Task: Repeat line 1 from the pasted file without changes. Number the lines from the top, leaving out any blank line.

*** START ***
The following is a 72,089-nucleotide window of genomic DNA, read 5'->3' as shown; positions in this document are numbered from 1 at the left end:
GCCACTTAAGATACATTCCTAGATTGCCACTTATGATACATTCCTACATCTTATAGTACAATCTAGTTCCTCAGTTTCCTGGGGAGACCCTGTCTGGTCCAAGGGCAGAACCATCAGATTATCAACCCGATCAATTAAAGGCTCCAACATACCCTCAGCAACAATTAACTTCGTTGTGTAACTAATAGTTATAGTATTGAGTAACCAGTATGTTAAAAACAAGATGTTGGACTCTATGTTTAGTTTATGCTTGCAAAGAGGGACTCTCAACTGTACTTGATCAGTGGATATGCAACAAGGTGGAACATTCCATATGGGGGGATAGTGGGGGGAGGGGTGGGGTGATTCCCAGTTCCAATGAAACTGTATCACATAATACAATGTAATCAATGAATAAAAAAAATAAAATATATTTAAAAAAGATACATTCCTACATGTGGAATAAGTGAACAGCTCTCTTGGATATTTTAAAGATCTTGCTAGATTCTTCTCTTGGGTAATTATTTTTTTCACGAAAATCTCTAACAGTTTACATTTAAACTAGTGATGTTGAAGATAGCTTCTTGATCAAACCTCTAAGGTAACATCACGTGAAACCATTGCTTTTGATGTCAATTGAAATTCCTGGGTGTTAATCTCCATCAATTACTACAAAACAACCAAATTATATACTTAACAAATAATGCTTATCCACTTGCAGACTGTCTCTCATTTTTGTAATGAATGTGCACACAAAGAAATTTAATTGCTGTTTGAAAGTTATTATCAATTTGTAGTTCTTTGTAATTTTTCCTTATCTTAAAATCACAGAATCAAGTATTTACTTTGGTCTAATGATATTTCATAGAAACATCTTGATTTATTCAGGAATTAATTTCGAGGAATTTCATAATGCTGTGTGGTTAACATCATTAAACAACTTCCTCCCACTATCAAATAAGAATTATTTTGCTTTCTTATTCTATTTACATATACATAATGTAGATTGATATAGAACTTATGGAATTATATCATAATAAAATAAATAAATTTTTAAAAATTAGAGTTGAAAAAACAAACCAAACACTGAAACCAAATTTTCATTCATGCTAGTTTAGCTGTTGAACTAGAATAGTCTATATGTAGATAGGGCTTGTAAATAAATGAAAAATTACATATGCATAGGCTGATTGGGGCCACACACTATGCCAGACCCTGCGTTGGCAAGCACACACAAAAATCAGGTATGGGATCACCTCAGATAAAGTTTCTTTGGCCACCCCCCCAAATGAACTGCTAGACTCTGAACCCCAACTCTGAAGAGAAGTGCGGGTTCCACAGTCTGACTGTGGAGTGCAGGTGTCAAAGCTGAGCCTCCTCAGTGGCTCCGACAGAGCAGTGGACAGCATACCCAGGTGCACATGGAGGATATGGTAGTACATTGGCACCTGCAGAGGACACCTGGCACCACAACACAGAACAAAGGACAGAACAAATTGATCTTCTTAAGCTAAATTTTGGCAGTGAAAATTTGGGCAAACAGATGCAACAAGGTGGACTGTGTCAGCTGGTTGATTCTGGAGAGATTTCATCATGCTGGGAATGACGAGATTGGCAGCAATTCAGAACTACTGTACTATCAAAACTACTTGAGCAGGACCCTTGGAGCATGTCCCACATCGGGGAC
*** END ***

The following is a 72,089-nucleotide window of genomic DNA, read 5'->3' as shown; positions in this document are numbered from 1 at the left end: